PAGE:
Charles Joguet once mused that he had gotten a lot of experience drinking good wine while studying art in Paris, but that that was far from teaching him how to make good wine. On the long road of trial and error, he discovered a respect for patience over manipulation. “Finesse is the opposite of action,” he said in La Revue du Vin de France. “You have a terroir, a microclimate, and you do what you can with it.” Clos de la Dioterie is the essence of finesse: a harmony of ripe fruit aromas followed by silky spice on the palate; the freshness of a just-ripe blackberry and a trace of vanilla to soften the acidity. A wine that is easy to call pretty, in the most charming sense of the word.
Pioneers of natural winemaking in the Loire Valley, Catherine and Pierre Breton do not adhere to dogma. Rather, they seek to make the best wines possible from their terroir, using sustainable farming and noninterventionist winemaking as a means to that end. In other words, they strive to make great wine first, and great natural wine second. Here we have the only Breton cuvée bottled without a drop of added sulfur, but that should neither attract you nor scare you away. Still, if you want to drink a truly compelling Cabernet Franc—broad and well structured, reminiscent of smoky black fruit, spice, and wild bramble—then this is the wine for you.
The youngest of these three wines is the one that deserves to age the longest. While this cuvée pays tribute to the mémoires of the 110-year-old vines from which it was born, you can honor your bottle by “forgetting” it for some time. Better yet, invest in a couple bottles and open them periodically. A wine of this caliber—complex and packed with potential—is duly shy in its youth. The discreet balance, the soft hint of rose petal, the tang of bright fruit: all foreshadow a very interesting future.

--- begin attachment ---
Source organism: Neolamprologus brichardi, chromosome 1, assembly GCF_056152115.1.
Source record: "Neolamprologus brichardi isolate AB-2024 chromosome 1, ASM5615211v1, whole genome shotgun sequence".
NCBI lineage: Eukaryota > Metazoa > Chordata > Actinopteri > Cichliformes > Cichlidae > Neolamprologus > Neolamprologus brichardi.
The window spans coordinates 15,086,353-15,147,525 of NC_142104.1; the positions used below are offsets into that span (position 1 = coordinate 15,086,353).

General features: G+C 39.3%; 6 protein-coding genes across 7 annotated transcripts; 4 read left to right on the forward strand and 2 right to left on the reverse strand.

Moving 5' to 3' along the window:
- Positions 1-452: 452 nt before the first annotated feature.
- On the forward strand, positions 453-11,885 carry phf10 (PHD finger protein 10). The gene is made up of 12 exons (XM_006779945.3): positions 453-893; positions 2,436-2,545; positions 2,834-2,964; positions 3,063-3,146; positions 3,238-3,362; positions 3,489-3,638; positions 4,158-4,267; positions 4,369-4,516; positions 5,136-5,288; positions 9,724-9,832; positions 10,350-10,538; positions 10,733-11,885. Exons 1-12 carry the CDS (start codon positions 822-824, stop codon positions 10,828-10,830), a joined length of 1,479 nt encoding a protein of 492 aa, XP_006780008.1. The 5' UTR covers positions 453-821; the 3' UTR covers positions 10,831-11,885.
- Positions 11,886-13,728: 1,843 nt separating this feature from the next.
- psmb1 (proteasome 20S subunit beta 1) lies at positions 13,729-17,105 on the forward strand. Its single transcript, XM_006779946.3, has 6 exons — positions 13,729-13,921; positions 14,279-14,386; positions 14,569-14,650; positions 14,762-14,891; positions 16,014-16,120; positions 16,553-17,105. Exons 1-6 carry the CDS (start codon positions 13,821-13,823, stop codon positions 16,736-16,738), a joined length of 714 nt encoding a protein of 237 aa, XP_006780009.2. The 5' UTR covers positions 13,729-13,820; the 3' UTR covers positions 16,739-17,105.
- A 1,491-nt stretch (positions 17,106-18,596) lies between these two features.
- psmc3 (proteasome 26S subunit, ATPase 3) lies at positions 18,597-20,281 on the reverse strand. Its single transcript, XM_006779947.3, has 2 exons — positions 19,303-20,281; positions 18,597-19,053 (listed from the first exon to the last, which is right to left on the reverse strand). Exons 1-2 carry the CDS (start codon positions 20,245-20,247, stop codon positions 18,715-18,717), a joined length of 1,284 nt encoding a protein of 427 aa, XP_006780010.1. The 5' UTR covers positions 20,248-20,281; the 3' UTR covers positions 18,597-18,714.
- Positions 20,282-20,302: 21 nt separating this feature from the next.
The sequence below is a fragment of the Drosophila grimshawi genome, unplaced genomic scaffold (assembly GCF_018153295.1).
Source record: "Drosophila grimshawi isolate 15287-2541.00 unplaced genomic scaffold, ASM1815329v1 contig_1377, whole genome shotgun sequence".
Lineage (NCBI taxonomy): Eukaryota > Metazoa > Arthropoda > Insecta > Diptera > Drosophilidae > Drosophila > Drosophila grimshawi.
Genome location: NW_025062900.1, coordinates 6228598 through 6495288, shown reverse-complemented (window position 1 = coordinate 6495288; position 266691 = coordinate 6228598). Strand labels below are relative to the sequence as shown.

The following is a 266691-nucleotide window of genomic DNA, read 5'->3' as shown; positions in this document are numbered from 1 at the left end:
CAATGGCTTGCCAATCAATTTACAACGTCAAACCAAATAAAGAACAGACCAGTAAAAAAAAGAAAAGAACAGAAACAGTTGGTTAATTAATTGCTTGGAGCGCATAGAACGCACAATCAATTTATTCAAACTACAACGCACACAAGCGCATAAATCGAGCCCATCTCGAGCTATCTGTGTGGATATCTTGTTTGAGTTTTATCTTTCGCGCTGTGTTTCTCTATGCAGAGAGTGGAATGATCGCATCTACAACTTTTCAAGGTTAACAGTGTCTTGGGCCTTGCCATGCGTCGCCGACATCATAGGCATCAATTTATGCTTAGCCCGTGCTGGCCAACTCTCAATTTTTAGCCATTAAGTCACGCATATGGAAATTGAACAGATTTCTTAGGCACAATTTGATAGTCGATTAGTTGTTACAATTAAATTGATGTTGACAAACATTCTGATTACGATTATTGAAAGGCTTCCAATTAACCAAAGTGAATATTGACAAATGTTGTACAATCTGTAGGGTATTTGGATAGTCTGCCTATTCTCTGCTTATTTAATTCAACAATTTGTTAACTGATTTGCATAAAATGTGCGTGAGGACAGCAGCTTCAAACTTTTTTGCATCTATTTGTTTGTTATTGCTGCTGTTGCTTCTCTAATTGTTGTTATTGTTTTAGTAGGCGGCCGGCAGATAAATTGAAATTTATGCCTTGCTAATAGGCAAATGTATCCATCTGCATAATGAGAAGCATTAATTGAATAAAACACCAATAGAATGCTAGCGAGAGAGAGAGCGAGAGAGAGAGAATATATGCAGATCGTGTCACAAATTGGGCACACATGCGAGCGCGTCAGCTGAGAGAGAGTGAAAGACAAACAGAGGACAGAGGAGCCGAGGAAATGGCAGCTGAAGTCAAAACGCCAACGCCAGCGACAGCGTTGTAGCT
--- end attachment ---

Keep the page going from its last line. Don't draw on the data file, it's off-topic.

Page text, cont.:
Drinking distilled spirits, beer, coolers, wine and other alcoholic beverages may increase cancer risk, and, during pregnancy, can cause birth defects. For more information go to www.P65Warnings.ca.gov/alcohol
Many food and beverage cans have linings containing bisphenol A (BPA), a chemical known to cause harm to the female reproductive system. Jar lids and bottle caps may also contain BPA. You can be exposed to BPA when you consume foods or beverages packaged in these containers. For more information, go to www.P65Warnings.ca.gov/bpa